When a Child and Parent Both Have ADHD

The Bright Side

Although a family with a parent and child with ADHD is probably a wild, crazy, and disorganized mess, there are also some big plusses to such situations. For starters, parents with ADHD probably have a good idea about the struggles their children may be going through. They can empathize with the children and may be in a much better position (compared to parents without ADHD) to understand how their child's brain works. It is also possible that a kid with ADHD may be more likely to listen to a parent who also has it, since the parent has "been there and done that."
In addition, it is possible that a parent and child with ADHD might actually lead to less conflict. Two disorganized people may live together peacefully (albeit chaotically), whereas combining an organized parent with a disorganized child (or vice versa) might produce an explosive and frustrating situation.

Making a Tricky Situation Work

What can be done if having a parent and child with ADHD in one house has already created a volatile situation? First, make sure both of you are being adequately treated for the condition. This will likely mean medication and may also mean therapy. This step alone can do wonders for the situation.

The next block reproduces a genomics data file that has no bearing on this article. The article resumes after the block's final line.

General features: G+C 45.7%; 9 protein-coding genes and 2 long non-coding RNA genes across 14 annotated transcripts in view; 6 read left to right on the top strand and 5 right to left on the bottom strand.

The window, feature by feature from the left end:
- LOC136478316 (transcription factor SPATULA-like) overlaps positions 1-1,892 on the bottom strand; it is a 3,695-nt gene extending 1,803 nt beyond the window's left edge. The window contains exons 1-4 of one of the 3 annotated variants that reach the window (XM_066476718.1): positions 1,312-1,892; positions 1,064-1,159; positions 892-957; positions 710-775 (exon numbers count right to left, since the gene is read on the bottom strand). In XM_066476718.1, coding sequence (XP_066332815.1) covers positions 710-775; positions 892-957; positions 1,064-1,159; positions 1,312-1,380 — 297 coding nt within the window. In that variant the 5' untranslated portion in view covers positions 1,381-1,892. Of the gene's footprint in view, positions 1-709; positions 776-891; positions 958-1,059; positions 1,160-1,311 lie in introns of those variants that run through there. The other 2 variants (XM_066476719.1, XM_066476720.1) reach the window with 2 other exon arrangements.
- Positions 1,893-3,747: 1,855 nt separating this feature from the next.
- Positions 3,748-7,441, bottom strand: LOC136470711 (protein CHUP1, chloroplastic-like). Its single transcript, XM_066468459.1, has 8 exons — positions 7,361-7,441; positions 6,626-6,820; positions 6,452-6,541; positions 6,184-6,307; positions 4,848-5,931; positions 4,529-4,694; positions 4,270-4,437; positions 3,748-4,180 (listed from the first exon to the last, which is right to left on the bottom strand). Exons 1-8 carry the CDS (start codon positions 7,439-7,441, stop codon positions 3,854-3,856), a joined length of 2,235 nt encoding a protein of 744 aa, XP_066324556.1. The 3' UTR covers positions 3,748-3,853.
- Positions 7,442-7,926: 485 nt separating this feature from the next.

But what to do if everyone is appropriately treated, yet the family dynamics are still explosive? First, remind yourself that no family is perfect, and some trouble should be expected for every family, especially during those tough teenage years. But if your family situation seems far worse than normal, don't hesitate to talk to your doctor (and/or your child's doctor) about it. Counseling (either together or separate, or both) may be useful, both to work past old hurts and to find new paths forward.
Here are a few practical tips that may be useful for families with a parent and child with ADHD:
  • Talk about what works for you and ask your kid what works for them. Two creative ADHD brains are better than one for finding unique solutions to tough problems.
  • Wake up early enough to give everyone ample time to get out the door in the morning. Rushed mornings mean disaster for ADHD families.
  • Ask your kids to help out around the house. It's not fair for a parent (especially a parent with ADHD) to be stuck with all the household upkeep. Start by assigning each child one or two age-appropriate tasks. Avoid complicated reward charts, which may frustrate both kids and adults.
  • Find ways to limit screen time automatically (for instance, set time limits on devices) for both you and the kids. Think of it as automatic self-control. Kids and parents with ADHD tend to hyperfocus on video games, the Internet, and other electronic content, which can all be enormous time wasters.
  • Get outside and be active, either together or separately. Turn off the TV, the computer, and the video games and get some fresh air. You'll all feel better if you do.
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